The cost for one dose is $75.

Morgan County justice officials are also keeping eyes open for possible federal or state grants. There has also been discussion of possible state funding to supply Narcan free to anybody who requests. If that occurs, local departments may seek to outfit their officers that way.

Since its press release that a deputy had administered a life-saving dose of Narcan, Morgan County Sheriff Norman Dill said he has received some negative feedback from the public, concerned that it was a waste of taxpayer money.

He emphasized that no tax funds were used for the program, and that he didn’t know many people who would balk at $75 to save the life of someone’s son or daughter.

“We’re not in the business of watching people die whether it’s from drugs or someone being shot at,” commented Dill. “We’re here to save lives and make things safer, and that’s what we’re going to continue to do.”

It’s for officers too

Police carrying NARCAN is not just a matter of saving those who choose to abuse opioids; it’s also a matter of officer safety.

“There is discussion that has started in regards to equipping officers with Narcan but more so for accidental overdoses due to coming into accidental contact with some of these drugs during the course of the officer’s duties,” said Osage Beach Chief Davis.

According to Sheriff Dill, the main impetus behind funding Narcan for its deputies was to protect them.

“One of my biggest concerns is a deputy accidentally getting it in their system and overdosing themselves,” he said. “This is more for officers, but if we have the opportunity to help someone - and a lot of times we do get to the scene first - we’re going to do that.”

The increasing mix of fentanyl into the opioid abuse market is main factor putting police officers’ lives at risk in these situations.

This synthetic opiate is 40 to 50 times more potent than heroin and 100 times more potent than morphine, according to an online officer safety alert from the Drug Enforcement Agency (DEA). It is extremely dangerous, especially when mixed with heroin or cocaine.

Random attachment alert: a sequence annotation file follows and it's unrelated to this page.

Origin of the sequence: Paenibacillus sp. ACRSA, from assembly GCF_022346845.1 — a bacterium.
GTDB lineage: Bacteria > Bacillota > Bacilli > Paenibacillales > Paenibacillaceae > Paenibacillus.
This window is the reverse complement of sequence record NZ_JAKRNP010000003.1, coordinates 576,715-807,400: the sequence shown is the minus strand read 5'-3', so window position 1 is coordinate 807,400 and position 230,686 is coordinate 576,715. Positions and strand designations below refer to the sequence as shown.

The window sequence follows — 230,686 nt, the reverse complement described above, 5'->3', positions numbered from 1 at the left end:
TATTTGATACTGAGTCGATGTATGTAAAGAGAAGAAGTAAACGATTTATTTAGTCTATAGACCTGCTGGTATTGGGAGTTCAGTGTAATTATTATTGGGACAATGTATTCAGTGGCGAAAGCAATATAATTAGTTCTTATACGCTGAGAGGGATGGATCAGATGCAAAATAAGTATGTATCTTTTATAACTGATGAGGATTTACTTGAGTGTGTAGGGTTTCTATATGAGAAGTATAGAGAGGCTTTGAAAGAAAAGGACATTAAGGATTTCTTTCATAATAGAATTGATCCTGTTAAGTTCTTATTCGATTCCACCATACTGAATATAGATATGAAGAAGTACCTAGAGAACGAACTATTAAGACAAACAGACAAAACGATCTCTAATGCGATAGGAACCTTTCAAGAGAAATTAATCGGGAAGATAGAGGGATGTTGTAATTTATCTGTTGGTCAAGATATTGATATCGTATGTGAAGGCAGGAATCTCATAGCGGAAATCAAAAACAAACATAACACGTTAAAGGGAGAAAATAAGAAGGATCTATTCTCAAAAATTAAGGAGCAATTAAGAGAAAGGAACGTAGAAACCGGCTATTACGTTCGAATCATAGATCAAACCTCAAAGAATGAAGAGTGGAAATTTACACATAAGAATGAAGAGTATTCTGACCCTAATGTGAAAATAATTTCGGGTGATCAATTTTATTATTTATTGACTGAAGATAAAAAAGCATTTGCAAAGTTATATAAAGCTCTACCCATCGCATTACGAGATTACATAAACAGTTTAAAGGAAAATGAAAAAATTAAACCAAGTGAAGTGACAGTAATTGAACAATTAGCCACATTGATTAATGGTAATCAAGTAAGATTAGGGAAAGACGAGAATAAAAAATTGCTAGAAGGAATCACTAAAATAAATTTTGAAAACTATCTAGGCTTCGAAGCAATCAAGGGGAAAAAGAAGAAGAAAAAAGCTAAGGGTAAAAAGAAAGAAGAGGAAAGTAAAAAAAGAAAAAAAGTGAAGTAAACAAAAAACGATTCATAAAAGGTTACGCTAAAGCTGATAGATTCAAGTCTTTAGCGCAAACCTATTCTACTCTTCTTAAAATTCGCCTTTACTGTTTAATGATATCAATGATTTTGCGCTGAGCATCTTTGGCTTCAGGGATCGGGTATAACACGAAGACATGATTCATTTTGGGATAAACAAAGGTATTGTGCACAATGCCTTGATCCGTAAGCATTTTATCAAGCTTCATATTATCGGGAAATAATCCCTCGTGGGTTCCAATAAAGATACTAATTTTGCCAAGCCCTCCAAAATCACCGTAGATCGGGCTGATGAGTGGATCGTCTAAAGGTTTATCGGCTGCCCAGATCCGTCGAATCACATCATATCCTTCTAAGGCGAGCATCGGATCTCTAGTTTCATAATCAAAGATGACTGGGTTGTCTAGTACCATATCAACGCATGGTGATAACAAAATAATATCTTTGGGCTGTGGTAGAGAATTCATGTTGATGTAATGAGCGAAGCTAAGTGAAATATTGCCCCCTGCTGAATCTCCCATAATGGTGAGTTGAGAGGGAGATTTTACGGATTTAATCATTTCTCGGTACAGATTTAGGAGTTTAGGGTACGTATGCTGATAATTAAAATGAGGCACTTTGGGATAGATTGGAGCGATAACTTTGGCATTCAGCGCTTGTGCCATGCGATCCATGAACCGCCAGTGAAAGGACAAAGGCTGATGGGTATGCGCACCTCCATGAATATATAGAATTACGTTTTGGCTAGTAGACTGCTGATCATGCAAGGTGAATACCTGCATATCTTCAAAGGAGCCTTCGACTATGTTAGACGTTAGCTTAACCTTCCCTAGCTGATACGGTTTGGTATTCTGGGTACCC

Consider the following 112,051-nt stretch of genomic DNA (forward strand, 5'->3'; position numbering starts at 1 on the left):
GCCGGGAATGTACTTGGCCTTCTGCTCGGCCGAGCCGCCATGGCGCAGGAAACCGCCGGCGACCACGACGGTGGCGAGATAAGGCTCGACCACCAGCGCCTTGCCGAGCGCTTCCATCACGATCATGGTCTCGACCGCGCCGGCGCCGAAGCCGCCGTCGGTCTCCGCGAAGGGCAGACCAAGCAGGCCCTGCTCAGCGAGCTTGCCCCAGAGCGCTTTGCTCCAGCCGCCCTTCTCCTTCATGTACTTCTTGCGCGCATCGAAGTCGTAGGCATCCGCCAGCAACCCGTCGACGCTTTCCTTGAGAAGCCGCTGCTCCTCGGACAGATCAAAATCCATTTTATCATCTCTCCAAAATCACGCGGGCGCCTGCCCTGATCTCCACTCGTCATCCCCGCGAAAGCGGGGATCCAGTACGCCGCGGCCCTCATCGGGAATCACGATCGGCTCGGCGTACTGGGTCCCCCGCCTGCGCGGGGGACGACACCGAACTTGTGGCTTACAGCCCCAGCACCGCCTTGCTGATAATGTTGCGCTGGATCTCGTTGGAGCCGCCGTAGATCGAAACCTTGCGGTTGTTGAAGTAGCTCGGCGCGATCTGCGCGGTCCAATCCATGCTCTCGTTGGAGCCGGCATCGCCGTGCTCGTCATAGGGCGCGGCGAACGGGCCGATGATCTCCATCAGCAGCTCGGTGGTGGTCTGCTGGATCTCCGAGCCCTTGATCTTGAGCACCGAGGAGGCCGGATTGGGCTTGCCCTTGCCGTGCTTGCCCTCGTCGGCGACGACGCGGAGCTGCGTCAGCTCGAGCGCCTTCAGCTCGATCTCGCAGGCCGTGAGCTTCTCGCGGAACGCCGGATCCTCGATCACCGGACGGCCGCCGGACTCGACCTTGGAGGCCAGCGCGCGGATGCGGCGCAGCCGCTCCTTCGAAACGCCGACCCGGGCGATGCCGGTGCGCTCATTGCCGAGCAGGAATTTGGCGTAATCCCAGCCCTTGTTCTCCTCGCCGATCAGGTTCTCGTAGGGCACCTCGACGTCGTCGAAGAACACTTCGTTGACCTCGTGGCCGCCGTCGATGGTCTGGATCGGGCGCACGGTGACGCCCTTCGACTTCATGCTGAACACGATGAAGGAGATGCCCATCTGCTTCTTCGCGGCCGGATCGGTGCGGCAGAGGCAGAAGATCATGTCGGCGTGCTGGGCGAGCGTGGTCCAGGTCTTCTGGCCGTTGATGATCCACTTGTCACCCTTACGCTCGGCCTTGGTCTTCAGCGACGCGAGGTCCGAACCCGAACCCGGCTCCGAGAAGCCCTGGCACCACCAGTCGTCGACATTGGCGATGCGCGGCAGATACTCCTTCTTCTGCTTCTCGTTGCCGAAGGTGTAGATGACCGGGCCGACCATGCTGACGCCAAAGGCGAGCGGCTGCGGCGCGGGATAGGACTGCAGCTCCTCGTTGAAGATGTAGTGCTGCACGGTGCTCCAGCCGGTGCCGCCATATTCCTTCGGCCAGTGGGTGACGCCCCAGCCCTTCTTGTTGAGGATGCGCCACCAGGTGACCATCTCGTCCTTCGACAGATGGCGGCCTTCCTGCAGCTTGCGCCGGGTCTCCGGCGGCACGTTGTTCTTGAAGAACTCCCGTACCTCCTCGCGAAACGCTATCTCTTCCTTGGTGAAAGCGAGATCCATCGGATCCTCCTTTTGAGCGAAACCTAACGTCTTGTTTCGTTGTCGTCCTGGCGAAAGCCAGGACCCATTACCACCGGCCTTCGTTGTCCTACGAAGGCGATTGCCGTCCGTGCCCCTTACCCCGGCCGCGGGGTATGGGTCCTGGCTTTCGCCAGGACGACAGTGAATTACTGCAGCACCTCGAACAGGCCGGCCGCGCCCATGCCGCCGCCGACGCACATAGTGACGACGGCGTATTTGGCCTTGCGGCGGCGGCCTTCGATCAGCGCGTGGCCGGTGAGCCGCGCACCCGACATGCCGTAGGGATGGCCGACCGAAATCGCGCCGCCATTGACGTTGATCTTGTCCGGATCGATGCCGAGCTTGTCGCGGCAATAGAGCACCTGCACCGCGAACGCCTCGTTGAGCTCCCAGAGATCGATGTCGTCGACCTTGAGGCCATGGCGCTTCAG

Commonly sold as heroin, the smallest amounts of fentanyl ingested or absorbed can be lethal, according to the DEA. There have been reports around the country of officers being poisoned after accidentally inhaling or touching a small amount of the drug.

To ensure officer and canine safety, the 2016 DEA alert urged law enforcement agencies to “take appropriate precautions and forego field testing when dealing with the drug.”

The Morgan County Sheriff’s Office does not field test heroin due to the potential for fentanyl poisoning. Unlike with methamphetamine in which a Nartech test is used to verify the substance, suspected heroin and fentanyl is packaged up and sent to the Missouri State Highway Patrol crime lab for testing at a secure location.

“I don’t want to handle it and subject my people to it,” said Dill.

Because of the situation this creates, arrests may not be immediately made in some of these cases, giving the community the false sense that police are not enforcing the law, or are even enabling addicts by continuing to rescue them to continue using without repercussions. Other criticisms from the public - enumerated in comments on the Morgan County Prosecutor’s and Sheriff’s Facebook pages and the MSHP page - include questions over funding and why police don’t carry other emergency antidotes such as EpiPens or why the government is essentially offering a free treatment when others have to pay their own way for treatments like insulin.

The male subject revived Sept. 17 in Morgan County was not arrested in the immediate aftermath of the incident, but that does not mean charges are not still possible, according to Dill.

Opioid overdoses are often linked to batches of heroin cut with fentanyl. In the Morgan County case, witnesses told deputies that the male drank from a jar containing what they claimed was an unknown liquid. The officers seized suspected fentanyl and drug paraphernalia from the residence, but have to wait for the state lab testing of the liquid to confirm that it is an illegal drug before charges can be filed.

A key to keep in mind is that every situation is handled on a case-by-case basis, and much relies on what evidence can be recovered from the scene. The state of Missouri is also considering legislation - already approved by a few other states - that would provide immunity to someone seeking medical help in these situations.

According to Prosecutor Dunklee, the last four heroin overdoses in Morgan County, prior to the Sept. 17 incident, led to the death of the overdosed individual because the people around the person were afraid to call for help out of the fear of being prosecuted. 

It should also be noted that police officers, especially in certain departments such as the MSHP, would be less likely to come across situations in which EpiPens and similar non-drug-related emergency treatments are needed, in comparison to overdoses. Police do not necessarily respond to emergency medical calls. Just as some form of naloxone has long been carried by EMS units so too do these agencies carry other emergency treatments.